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 Posted:   Oct 13, 2023 - 3:12 AM   
 By:   Prince Damian   (Member)

"Finally saw this one, my first new Clint flick in ages. I wasn't remarkable but steadily enjoyable. Not a lot happens with little action. It just moseys along , like Cli t."
-------------------
Are you calling Clint Eastwood a bit of a fanny?


big grin there must hav been a bit of tippex on the screen, when I posted.

 
 
 Posted:   Oct 15, 2023 - 2:18 PM   
 By:   Bob DiMucci   (Member)

THE SALZBURG CONNECTION (1972) – 6/10

I could barely figure out who was working for which spy organization—the CIA, KGB, MI6, and others—in this confusing supposed thriller. This film’s MacGuffin, a list of Nazi agents and collaborators, hidden by the Nazis in an Austrian lake in 1945, is sought after by various interested parties during the Cold War. Some want to destroy the list to hide their past crimes, others want it to identify people now working for them who may be comprised by other countries if their pasts are used to blackmail them, others want to release the information to the world. And some, like American attorney “William Mathison” (Barry Newman), are just concerned because someone they have come to care about—in his case, “Anna Bryant” (Anna Karina), the widow of an Austrian photographer who was found dead soon after watching a man pull a heavy chest from the waters of Fintersee Lake—is now in danger because she may know where the list is.

Everyone in this picture is either surveilling someone, is being surveilled, or is being surveilled while surveilling someone else. This soon gets tedious, as we flip back and forth between the watchers and the watched. And even when the abductions begin and the bodies start dropping, the ennui doesn’t fade. Since we generally don’t find out what anyone’s motive is (or was) until after he is dead, its hard to decide whether we should be rooting for him or not. Our sympathies naturally go to Barry Newman, since he’s the star, and he’s not a professional spy (although he’s on speaking terms with at least one CIA agent). More importantly, he announces about half-way through the picture that he doesn’t really care who ends up with the list, which generally lines up with the feelings of the audience at that point.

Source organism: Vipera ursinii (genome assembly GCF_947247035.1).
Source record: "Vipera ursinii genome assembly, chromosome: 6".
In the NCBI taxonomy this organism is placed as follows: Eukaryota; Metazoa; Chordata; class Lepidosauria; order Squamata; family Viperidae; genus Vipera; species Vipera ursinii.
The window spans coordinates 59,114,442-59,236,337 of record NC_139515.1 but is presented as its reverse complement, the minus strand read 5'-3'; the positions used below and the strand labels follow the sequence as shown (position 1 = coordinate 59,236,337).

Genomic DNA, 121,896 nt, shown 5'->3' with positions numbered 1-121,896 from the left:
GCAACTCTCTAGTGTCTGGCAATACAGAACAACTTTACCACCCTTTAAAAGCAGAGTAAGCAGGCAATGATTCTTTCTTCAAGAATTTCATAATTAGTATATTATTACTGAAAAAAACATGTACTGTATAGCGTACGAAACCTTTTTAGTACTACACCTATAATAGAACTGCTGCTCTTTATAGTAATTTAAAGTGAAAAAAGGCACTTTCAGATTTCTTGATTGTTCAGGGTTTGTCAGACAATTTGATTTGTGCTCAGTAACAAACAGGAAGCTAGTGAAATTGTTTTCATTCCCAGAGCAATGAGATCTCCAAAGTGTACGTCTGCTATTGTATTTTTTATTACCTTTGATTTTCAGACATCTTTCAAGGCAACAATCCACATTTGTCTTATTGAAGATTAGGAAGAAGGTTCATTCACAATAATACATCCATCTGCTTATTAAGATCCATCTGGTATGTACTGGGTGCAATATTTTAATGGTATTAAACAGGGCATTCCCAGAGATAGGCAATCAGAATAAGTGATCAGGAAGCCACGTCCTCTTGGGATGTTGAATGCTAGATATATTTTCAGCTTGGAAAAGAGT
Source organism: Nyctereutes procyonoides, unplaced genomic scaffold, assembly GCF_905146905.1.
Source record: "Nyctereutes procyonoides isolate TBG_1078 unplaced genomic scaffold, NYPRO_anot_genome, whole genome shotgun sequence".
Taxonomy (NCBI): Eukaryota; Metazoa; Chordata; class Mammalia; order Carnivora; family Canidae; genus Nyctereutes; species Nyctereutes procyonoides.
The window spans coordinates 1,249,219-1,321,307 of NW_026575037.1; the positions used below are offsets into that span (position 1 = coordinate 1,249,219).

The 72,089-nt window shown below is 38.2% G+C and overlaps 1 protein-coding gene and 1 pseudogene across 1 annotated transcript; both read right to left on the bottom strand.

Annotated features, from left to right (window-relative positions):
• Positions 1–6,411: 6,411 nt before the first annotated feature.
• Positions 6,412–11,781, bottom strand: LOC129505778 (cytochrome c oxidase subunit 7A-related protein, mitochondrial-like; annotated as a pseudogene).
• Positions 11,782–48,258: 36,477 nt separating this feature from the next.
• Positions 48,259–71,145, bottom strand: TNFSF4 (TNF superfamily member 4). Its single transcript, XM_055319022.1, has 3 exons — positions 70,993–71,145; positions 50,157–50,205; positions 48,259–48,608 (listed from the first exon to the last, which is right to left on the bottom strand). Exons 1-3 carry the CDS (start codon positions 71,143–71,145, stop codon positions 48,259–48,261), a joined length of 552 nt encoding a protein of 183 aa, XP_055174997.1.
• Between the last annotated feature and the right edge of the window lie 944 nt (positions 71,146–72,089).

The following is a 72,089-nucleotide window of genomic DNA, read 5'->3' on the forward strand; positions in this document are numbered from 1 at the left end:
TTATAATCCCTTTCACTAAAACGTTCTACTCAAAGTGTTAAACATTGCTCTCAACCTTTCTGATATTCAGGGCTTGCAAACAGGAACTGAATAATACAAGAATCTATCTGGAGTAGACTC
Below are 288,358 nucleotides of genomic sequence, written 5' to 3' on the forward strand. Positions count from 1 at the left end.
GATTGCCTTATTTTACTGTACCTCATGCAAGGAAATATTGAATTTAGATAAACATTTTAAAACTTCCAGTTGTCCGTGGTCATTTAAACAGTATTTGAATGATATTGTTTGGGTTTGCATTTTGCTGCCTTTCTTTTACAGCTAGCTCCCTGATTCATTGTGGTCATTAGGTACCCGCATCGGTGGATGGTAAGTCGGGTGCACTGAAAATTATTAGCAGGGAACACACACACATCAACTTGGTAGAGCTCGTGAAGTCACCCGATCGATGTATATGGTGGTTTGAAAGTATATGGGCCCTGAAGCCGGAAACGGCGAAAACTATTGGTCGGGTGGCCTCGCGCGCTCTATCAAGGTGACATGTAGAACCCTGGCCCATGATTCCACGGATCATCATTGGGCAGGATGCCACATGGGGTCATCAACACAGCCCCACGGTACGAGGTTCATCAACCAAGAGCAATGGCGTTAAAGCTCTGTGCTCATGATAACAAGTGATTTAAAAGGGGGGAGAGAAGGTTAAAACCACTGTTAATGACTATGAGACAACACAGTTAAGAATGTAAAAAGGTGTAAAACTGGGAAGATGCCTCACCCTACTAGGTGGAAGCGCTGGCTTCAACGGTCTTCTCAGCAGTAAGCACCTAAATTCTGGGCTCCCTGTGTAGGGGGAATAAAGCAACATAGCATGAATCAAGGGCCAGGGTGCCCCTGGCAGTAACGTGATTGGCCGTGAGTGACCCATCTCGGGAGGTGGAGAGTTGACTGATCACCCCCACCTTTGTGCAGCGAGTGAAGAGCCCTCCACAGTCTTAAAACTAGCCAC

The best things about the film are the on-location shooting in Salzburg, Austria, and the fact that the picture marked the American feature film debut of Austrian actor Klaus-Maria Brandauer.

Lee H. Katzin directed the 1972 film. The picture was the second and final film as a producer for Ingo Preminger, brother of Otto Preminger (the first was M*A*S*H). At the time of the film’s release, Variety reported that although Jerry Goldsmith and Bronislau Kaper initially appeared in Twentieth-Century Fox's credit sheets as composers, only Lionel Newman received screen credit with "Musical Supervision." However, some prints (like the one I watched) credit Kaper for music with Newman as conductor. Modern sources state that Kaper's score was discarded and replaced by Newman's. The film was the last scored by Kaper. Some posters of the film had stickers pasted over Kaper's name in the credits.

 
 Posted:   Oct 18, 2023 - 1:38 PM   
 By:   MusicMad   (Member)

Maid in Manhattan (2002) ... 4-/10

Modern re-telling of the Cinderella story using the Doris Day/Rock Hudson, James Garner or Rod Taylor format.

Nicely played by its leads, especially Bob Hoskins (in the Thelma Ritter role), but I struggled to accept Ralph Fiennes with his mid-Atlantic accent as a wannabee Senator and Jennifer Lopez is no Doris Day. Stanley Tucci in the Tony Randall role fails miserably.

It's meant to be a rom-com but it struggles to meet its definition as the romance doesn't work and the comedy is very thin. The only scene which had me laugh, as opposed to smile, was the lunch in which Christopher meets Caroline (a poorly developed role overplayed by Natasha Richardson) with sentimentality (re: fatherless Ty being the key) used instead.

A good quality w/s print with decent sound ... a shame the material it presented wasn't of the same calibre. The score by Alan Silvestri was pleasant but the songs did nothing to draw me in.

 
 
 Posted:   Oct 19, 2023 - 11:20 PM   
 By:   Bob DiMucci   (Member)

DUMB MONEY (2023) – 7/10